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Old 08-04-2008, 08:46 PM   #31
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cactustactical.com has pretty good prices

i'm planning on buying:
DPMS AR-15 Stripped Lower Receiver $109.99
AR-15 Lower Receiver Parts Kit $60.99
M4 Style Complete Butt Stock Kit $69.99
for a total of $240.97

JD asked me to post this on this thread
i'll post some pics when its finished

-Josh

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Old 08-05-2008, 01:49 PM   #32
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lowers are lowers to a certain extent....most are reverse engineered and NOT Mil-spec as the manufacturers do not have the Army Tech Date Pack or original prints....BUT as Dillinger points out, they are functional and hi reliability parts IF properly assembled.

IF you want a precision AR upper and lower made exactly to the Mil Spec, Les Baer is the only making them to spec..no plus or minus tolerences...and you must expect to pay more for such precision work.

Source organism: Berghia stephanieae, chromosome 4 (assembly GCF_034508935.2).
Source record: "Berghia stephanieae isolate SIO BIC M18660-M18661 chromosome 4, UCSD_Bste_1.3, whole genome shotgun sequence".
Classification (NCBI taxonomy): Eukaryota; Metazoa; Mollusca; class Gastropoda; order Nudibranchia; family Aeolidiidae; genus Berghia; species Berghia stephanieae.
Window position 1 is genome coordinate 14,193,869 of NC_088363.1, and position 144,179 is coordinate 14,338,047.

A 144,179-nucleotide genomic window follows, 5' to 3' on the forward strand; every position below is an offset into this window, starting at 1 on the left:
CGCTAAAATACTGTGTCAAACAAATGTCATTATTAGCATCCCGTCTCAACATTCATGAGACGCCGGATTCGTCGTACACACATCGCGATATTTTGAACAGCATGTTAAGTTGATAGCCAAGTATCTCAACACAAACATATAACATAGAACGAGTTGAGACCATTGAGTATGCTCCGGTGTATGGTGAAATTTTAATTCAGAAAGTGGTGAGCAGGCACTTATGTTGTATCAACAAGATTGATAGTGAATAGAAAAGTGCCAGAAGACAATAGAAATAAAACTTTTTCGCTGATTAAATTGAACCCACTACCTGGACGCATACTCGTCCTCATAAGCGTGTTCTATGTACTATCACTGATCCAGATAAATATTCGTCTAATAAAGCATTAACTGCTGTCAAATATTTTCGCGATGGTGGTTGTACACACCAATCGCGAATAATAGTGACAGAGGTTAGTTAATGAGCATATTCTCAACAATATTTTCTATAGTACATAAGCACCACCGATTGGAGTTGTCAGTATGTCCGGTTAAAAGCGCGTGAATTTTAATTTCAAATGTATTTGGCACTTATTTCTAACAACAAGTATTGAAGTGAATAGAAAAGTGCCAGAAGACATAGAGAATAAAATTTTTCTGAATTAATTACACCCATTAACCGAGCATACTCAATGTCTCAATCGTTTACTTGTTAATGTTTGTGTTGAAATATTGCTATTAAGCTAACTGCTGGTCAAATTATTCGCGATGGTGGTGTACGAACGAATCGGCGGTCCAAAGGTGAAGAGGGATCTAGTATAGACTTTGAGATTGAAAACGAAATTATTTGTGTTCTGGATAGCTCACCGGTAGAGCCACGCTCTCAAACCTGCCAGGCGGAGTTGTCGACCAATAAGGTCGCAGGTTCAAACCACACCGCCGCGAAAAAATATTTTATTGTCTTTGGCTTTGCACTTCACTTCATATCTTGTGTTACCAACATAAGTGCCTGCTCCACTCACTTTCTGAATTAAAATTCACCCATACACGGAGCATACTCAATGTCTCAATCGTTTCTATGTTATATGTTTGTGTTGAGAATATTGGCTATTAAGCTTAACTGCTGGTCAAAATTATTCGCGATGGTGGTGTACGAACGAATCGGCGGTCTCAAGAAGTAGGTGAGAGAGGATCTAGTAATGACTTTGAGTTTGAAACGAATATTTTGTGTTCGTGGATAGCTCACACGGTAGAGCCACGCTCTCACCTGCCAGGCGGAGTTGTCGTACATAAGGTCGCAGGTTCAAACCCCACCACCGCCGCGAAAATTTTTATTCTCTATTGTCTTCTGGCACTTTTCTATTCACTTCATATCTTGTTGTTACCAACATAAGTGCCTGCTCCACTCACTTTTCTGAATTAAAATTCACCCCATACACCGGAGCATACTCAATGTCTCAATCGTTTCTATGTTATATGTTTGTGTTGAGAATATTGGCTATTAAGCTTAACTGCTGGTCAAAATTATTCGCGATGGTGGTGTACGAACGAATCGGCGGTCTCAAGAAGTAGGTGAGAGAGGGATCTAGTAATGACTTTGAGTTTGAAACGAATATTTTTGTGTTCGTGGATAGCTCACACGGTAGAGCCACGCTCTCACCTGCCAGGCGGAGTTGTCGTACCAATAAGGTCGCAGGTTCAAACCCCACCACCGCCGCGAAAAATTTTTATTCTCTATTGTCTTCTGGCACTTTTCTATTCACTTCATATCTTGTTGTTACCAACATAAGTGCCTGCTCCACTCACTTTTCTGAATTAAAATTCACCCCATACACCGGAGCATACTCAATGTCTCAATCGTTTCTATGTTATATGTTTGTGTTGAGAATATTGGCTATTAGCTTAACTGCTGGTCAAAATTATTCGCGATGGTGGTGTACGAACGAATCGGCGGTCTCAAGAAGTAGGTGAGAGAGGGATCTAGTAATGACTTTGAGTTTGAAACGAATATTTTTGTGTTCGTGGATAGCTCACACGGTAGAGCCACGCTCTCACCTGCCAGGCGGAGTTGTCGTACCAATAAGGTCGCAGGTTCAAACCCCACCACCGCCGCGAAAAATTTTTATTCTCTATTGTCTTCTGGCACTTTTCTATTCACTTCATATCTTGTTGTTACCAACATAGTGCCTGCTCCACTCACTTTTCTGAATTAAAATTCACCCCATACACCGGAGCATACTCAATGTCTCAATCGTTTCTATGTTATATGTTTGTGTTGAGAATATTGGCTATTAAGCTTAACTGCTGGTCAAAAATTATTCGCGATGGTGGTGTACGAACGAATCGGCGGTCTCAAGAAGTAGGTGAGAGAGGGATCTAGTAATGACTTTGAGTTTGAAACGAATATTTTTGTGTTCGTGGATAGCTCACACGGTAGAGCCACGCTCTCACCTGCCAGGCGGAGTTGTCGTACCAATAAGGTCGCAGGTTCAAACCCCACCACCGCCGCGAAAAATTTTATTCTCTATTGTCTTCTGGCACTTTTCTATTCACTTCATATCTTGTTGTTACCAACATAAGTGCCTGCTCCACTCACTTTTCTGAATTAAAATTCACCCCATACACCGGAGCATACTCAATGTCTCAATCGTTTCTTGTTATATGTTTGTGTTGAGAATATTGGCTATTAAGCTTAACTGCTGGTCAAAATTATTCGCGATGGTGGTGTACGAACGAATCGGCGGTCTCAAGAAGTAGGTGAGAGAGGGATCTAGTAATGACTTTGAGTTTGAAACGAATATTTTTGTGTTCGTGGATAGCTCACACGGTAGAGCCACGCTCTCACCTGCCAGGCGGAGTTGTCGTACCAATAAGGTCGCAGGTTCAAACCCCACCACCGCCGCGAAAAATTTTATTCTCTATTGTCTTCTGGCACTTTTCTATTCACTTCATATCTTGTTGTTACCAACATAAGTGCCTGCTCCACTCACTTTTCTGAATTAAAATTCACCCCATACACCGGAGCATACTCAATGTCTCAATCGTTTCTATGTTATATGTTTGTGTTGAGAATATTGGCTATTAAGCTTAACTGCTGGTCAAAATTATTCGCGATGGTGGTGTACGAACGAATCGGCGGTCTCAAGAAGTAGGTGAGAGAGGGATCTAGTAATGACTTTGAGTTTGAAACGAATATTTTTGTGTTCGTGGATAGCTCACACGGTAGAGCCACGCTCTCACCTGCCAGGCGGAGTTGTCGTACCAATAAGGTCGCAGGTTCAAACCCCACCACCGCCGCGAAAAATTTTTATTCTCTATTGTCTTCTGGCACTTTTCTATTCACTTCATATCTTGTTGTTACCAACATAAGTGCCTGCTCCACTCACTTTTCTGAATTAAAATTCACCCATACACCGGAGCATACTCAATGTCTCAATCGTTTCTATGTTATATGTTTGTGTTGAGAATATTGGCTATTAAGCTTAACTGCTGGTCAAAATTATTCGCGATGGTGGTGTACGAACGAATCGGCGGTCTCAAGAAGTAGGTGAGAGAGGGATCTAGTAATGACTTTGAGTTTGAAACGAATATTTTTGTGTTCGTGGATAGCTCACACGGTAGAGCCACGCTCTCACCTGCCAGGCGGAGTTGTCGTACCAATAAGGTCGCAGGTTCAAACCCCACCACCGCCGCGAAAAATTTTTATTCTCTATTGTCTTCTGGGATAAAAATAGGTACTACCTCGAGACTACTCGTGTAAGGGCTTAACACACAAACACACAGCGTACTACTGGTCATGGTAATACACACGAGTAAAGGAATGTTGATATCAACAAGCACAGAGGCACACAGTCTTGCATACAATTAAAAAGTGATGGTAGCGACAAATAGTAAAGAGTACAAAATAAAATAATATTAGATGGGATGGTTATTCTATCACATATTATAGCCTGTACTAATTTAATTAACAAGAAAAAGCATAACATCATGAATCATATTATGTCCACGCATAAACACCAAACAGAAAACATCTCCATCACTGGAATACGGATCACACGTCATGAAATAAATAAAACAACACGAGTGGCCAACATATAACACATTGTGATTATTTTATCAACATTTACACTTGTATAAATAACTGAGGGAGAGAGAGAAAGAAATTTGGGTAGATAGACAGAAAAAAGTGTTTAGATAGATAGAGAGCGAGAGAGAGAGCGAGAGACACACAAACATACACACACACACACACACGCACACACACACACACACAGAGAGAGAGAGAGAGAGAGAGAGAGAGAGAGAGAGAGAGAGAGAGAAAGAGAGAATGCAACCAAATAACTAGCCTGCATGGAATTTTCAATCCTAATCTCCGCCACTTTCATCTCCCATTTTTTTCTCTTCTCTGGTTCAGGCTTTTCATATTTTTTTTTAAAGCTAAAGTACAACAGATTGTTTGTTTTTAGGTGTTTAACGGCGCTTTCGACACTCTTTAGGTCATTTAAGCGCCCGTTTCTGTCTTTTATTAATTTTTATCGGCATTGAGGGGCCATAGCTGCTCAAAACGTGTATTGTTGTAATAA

Is it needed..NO.

The most important factor in AR builds is free floating the barrel AND the Barrel. For precision, it IS NOT chrome lined..only needed for machinegun barrels.

Choose the rate of twist to be mission specific for the bullets you intend to use. My best all around experience is with a 1 in 8 rate of twist.

Varminters...look at Pacnor or Kreiger for performance barrels.

Get/use/borrow the proper tools to do the assembly and you will have years of fun !

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Old 08-05-2008, 03:33 PM   #33
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Quote:
Originally Posted by Dgunsmith View Post
lowers are lowers to a certain extent....most are reverse engineered and NOT Mil-spec as the manufacturers do not have the Army Tech Date Pack or original prints....BUT as Dillinger points out, they are functional and hi reliability parts IF properly assembled.

IF you want a precision AR upper and lower made exactly to the Mil Spec, Les Baer is the only making them to spec..no plus or minus tolerences...and you must expect to pay more for such precision work.

Is it needed..NO.

The most important factor in AR builds is free floating the barrel AND the Barrel. For precision, it IS NOT chrome lined..only needed for machinegun barrels.

Choose the rate of twist to be mission specific for the bullets you intend to use. My best all around experience is with a 1 in 8 rate of twist.

Varminters...look at Pacnor or Kreiger for performance barrels.

Get/use/borrow the proper tools to do the assembly and you will have years of fun !